Democrats – Republicans

The United States has two primary political parties. Each party suffers from its unique problems. The Democrats haven’t had a definable political agenda since Franklin D. Roosevelt ran in his first presidential election in 1932. Lyndon B. Johnson borrowed from Roosevelt’s platform for his first direct election for president in 1964. Johnson expanded upon Roosevelt’s New Deal program. What has happened as a result of this non platform? The Democratic Party once controlled the solid South, now the South is solidly Republican. This is strange, for in that solid South, each state has a very large percentage of Afro-Americans. No matter what the Democratic Party is, to an understanding Afro-American, the Republican Party is anathema. The Democratic Party needs to get whatever story it has to tell out and more important, get the Afro-Americans to turn out to vote.

Another strange thing about the Democrats is that they can’t win governorships in key states considered solidly Democratic. Look at Massachusetts. Massachusetts was the sole state to vote for the Democrat candidate, George McGovern in his 1972 presidential race. Every other state went Republican. Recently, although Massachusetts votes mainly Democratic; it has elected four Republican governors since January 1991. The State of New York is even more Democratic. It has a longer history of only Democratic governors, but the current governor, George E. Pataki, has been a Republican governor since November 1994. To add insult to misery, New York City, a stronghold of Democrats, currently has a Republican mayor. How does the Democratic Party explain these losses plus others? Losing the governor’s office makes holding the state harder in other elections. Failing to have a positive acceptable national program makes it even harder. What will any middle-of-the road, non affiliated voter vote for? A person just can’t vote for a candidate if that candidate is only against something.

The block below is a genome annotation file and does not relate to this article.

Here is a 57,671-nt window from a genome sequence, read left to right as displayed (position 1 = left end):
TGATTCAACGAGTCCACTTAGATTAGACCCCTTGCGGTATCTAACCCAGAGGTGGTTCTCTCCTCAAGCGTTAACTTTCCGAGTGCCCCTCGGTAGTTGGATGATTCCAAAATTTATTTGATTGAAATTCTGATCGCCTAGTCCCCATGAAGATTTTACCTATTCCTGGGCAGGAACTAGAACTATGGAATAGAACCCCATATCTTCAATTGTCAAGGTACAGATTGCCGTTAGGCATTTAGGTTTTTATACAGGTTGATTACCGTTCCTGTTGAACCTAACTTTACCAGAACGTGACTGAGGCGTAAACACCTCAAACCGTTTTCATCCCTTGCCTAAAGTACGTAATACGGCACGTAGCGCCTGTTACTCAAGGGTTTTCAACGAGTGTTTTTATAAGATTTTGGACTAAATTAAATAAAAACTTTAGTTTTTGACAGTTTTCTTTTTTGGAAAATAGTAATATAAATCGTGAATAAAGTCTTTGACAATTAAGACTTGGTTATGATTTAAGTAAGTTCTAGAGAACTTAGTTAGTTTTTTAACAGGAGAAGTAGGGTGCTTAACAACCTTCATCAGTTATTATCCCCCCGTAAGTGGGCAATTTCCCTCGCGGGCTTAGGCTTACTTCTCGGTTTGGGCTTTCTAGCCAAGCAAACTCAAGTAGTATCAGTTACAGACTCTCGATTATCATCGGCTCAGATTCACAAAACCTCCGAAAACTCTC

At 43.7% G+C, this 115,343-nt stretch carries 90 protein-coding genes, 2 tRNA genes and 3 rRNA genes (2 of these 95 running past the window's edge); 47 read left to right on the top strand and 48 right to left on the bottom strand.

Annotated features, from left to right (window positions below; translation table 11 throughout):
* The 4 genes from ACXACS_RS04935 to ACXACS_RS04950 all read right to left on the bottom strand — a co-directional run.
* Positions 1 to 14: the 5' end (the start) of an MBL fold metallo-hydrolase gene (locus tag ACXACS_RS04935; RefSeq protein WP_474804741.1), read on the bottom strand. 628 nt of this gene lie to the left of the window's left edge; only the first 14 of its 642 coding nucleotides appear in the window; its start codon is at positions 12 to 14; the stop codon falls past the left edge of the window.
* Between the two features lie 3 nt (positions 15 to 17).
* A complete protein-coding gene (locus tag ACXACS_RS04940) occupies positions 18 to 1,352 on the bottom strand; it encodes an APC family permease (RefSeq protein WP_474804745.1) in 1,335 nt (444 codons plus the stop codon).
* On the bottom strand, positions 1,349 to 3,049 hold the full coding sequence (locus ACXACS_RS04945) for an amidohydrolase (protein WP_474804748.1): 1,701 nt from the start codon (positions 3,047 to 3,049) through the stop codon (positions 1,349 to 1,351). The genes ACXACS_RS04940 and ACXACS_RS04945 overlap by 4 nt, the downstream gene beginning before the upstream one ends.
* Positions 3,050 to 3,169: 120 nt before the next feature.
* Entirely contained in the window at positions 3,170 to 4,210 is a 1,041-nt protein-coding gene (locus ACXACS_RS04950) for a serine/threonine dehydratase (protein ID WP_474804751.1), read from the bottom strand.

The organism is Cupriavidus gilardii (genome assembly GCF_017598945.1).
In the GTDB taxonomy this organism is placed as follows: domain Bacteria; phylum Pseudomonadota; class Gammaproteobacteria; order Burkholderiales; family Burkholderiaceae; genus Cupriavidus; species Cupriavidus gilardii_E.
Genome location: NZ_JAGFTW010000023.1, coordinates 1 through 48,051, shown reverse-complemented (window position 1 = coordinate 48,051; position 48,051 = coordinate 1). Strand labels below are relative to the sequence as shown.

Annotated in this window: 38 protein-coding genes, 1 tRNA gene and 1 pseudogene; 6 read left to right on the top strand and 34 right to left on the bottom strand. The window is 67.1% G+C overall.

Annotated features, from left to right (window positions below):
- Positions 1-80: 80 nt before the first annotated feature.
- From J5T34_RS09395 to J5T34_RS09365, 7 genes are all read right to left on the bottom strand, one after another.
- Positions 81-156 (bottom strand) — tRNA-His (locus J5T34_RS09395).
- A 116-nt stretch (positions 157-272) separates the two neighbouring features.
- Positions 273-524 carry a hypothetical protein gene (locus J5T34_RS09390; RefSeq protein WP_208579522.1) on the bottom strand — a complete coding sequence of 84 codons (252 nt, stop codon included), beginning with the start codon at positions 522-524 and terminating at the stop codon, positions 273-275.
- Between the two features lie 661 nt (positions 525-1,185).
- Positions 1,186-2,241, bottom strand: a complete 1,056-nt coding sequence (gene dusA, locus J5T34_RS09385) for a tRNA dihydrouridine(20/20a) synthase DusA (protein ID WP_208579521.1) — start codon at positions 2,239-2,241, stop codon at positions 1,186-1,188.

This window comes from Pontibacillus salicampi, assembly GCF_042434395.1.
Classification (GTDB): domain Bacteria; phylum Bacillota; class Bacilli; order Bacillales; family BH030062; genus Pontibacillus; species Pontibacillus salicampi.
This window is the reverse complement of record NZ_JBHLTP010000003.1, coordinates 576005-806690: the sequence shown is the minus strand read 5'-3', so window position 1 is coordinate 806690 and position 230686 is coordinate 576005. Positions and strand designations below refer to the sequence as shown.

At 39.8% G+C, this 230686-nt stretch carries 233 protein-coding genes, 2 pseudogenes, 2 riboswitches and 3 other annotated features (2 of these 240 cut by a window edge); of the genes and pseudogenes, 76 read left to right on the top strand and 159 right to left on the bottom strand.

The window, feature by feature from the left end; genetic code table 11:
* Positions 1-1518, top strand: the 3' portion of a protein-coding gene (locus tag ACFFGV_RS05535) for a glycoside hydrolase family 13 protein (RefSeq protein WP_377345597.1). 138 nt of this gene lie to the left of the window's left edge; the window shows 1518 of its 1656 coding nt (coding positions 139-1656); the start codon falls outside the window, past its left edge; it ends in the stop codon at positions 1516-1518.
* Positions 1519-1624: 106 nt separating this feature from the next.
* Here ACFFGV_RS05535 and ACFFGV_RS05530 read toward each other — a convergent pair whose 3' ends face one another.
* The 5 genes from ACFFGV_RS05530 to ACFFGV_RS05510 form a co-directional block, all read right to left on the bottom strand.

The Republicans have a hidden weapon. When either house of Congress is viewed on television, look very carefully. Look for the wires that run from the party’s whip or leader to each Republican member. Each Republican member’s hand goes up when the leader pulls the wire on very key issues. They all vote without any thought, but only at their party’s call. They all are prompted to speak on the same points outside the chambers. They all vote mindlessly on vital subjects of major importance to their Republican president. Think about the vacancies on our Supreme Court! After the president announces a nominee each Republican, even without any knowledge, all praises the nominee, probably without even knowing the candidate’s name. (Maybe, with the Harriet E. Miers nomination we may see a difference.)

Another Republican problem is that the party needs a great deal of money to maintain its dominant position. A chunk of that money comes from corporations. That means that these corporations and other wealthy contributors need some kind of reward. That comes with appointments to important government positions, in many cases by incompetent people. The Republican Party’s mantra is to have its members stick together on important issues. Therefore, appointees like John Bolton and Alberto Gonzales get confirmed. The open hostility John Bolton is receiving in the United Nations has shown that his recess appointment was wrong. Bolton did have large support in the Senate when his name was offered; otherwise his recess appointment would never have been made. Alberto Gonzales wrote the approved memo on torture. That almost makes him a criminal. In spite of these known facts, he was overwhelmingly approved as Attorney General by a Republican Senate.

These are just a few of the big problems each party faces in the upcoming elections. The congressional elections come up next year. The parties face the presidential election two years from that election – the Republicans without an incumbent.